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Source: Western Digital

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  • DanNeely - Friday, January 04, 2019 - link

    Maybe they're looking into it for a point some years down the line when both techs max out on their own and need to be combined into MHAMR drives to keep pushing capacities higher. Reply
  • darkswordsman17 - Friday, January 04, 2019 - link

    Nah, I'll wait for the Microwave Convection Heat Assisted Magnetic Recording drives. Hopefully they come with proper warning stickers, "Can't Touch This" Reply
  • eastcoast_pete - Friday, January 04, 2019 - link

    Since 20-40 GHz microwaves have mm wavelengths, WD can always market their MAMR drives as "5G drives" (: Take that, Seagate!

    Quite seriously, rollout of HAMR and MAMR drives is way overdue. Those 4K and upcoming 8K games and videos need space, and lot's of it.
    Reply
  • darkswordsman17 - Friday, January 04, 2019 - link

    Ugh, I shudder to think about trying to load 8K games off spinning HDD. Reply
  • FunBunny2 - Friday, January 04, 2019 - link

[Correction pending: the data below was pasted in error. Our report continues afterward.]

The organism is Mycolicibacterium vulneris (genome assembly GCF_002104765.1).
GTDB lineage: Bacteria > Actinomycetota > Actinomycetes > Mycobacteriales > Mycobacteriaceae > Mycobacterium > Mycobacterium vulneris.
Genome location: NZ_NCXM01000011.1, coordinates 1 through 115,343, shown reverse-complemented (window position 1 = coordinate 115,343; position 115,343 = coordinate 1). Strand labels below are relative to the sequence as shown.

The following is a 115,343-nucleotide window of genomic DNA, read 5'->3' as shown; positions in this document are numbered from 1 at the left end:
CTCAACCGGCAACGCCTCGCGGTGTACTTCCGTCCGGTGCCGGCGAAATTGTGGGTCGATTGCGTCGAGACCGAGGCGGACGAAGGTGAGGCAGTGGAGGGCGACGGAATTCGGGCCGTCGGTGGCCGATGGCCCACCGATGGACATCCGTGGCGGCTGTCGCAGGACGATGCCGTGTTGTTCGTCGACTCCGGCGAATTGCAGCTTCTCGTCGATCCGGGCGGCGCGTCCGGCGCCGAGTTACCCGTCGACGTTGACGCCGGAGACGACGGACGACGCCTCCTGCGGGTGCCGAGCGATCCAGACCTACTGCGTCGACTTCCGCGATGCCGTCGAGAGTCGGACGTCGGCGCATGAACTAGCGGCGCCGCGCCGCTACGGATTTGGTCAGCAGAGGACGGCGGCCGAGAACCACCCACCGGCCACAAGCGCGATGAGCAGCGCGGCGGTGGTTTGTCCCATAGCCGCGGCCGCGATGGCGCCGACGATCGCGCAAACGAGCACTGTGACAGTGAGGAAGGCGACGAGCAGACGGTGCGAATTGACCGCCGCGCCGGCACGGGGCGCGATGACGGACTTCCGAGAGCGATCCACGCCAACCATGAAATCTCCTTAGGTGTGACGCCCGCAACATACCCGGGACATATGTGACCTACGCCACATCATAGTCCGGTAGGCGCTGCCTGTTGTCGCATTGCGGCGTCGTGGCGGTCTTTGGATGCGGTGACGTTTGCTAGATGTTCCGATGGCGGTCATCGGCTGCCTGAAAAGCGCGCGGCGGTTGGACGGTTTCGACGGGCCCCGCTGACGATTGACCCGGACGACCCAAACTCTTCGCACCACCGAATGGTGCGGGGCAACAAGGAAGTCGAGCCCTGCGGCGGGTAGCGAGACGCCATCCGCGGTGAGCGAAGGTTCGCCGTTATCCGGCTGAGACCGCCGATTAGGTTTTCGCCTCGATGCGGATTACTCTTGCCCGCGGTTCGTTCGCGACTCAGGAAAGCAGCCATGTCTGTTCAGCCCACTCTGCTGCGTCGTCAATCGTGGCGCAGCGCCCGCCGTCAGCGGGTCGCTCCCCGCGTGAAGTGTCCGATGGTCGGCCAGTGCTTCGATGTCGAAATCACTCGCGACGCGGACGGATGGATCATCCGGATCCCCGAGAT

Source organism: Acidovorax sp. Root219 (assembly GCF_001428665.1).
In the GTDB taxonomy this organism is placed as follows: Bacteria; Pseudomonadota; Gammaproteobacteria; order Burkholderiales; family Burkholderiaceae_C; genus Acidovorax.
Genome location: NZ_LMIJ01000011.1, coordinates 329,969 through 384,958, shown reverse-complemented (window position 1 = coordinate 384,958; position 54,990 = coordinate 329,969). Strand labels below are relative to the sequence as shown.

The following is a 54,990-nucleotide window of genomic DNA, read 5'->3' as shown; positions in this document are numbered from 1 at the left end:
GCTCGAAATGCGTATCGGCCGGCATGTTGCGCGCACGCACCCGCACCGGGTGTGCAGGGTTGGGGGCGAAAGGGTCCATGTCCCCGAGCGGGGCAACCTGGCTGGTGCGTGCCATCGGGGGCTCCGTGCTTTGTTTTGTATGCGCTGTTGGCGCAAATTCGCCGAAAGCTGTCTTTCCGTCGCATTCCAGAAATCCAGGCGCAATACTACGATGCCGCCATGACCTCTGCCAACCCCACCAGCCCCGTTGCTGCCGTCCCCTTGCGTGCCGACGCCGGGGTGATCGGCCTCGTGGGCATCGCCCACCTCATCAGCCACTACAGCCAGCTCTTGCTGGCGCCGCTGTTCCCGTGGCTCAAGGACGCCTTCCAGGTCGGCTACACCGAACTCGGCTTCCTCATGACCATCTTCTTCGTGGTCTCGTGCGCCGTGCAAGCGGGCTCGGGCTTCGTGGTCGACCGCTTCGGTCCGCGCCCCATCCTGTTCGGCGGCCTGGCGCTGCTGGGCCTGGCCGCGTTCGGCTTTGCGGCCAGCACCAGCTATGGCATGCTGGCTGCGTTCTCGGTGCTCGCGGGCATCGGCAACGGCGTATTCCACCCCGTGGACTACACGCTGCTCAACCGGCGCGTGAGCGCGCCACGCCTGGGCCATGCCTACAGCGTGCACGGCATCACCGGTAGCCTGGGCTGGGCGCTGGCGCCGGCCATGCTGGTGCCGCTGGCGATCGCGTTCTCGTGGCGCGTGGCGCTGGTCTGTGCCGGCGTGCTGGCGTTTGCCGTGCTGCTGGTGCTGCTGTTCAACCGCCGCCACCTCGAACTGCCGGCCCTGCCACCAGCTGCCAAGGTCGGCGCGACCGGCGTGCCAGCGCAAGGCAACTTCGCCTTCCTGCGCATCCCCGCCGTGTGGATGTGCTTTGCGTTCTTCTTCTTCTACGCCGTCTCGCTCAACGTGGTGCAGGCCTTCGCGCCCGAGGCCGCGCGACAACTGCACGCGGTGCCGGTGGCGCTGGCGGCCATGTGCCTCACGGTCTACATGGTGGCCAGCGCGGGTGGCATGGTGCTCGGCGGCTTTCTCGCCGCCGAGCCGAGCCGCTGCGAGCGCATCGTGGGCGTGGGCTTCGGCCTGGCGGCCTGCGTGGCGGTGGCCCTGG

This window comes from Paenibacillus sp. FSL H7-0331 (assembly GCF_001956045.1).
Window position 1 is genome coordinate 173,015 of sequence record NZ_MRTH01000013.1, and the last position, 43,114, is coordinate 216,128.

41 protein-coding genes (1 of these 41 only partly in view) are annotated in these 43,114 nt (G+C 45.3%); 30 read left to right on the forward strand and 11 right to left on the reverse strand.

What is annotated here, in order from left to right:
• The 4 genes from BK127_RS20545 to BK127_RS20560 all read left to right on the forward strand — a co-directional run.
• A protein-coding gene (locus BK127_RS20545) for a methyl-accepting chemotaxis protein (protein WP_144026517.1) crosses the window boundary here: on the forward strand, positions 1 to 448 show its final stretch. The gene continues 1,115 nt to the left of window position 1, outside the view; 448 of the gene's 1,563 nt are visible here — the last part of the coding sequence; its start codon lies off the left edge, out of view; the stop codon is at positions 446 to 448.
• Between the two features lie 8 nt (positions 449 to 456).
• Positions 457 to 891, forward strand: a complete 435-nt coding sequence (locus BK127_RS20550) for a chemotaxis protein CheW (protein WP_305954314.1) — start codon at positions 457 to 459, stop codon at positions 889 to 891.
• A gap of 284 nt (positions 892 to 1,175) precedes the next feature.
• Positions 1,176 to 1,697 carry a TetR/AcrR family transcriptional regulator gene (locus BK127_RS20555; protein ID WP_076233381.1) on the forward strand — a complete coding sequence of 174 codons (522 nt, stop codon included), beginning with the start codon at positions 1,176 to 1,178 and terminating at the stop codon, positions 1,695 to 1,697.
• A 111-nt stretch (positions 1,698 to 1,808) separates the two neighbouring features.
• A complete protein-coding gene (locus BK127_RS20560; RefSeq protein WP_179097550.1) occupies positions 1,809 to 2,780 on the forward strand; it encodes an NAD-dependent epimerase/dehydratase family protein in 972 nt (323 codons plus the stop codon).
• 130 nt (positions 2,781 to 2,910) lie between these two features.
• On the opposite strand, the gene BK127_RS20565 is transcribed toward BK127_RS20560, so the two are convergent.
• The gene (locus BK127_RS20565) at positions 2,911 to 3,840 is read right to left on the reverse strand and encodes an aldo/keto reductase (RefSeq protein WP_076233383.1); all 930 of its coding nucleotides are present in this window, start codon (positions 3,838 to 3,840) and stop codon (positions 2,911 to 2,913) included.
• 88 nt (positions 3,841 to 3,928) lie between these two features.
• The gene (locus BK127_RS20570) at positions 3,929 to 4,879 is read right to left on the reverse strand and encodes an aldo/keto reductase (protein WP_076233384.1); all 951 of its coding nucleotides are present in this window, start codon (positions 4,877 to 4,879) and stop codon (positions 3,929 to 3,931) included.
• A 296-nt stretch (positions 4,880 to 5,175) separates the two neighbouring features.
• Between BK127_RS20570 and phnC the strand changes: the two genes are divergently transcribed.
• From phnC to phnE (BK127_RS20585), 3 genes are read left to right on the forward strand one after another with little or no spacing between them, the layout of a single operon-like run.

no problem. just have 128G on the motherboard. most folks can afford that. right? Reply
  • 0ldman79 - Saturday, January 05, 2019 - link

    Honestly, throw a 512GB SSD buffer on the drive. The game will only load slow the first time.

    I use caching programs at home, makes a huge difference and honestly it isn't that big of a deal to have the program load slow-ish once. 99% of the time I get SSD like performance out of my 2TB spinner that I've had a couple years now.
    Reply
  • Brane2 - Friday, January 04, 2019 - link

    No problem. But they have to solve the problem of aligning all heads on an arm individually. With each head being able to transfer 200ish Mb/s times 16 and you are on ~ 3GB/s. Per arm. Dual arm gives you twice that while halving average access time AND giving you redundant path to the same data.

    On top of that they just need some interchangeability - some way ordinary user can swap electronics on a drive for rescuing the data and they would make perfect long-term storage medium for mere mortals...
    Reply
  • rygaroo - Saturday, January 05, 2019 - link

    16 independently moving arms?!? Yikes, that sounds like a nightmare both in terms of design difficulty and reliability, but if would be pretty cool. Reply
  • Brane2 - Saturday, January 05, 2019 - link

    No. 16 micropiezo mechanisms just for minute corrrections of each head on the same arm... Reply
  • FunBunny2 - Saturday, January 05, 2019 - link

    I can't find a cite, alas, but when I was much, much younger high-performance mainframe disc drives had multiple, radial actuators. which is to say, more than 2.

    but, here's this (the wiki) about the IBM 3350:
    "The "x2F", as in Model A2F, unit is a normal x2 unit, but its two HDAs also have a Fixed Head area over the first five cylinders, thereby reducing[c] seek time to zero for these five cylinders."
    Reply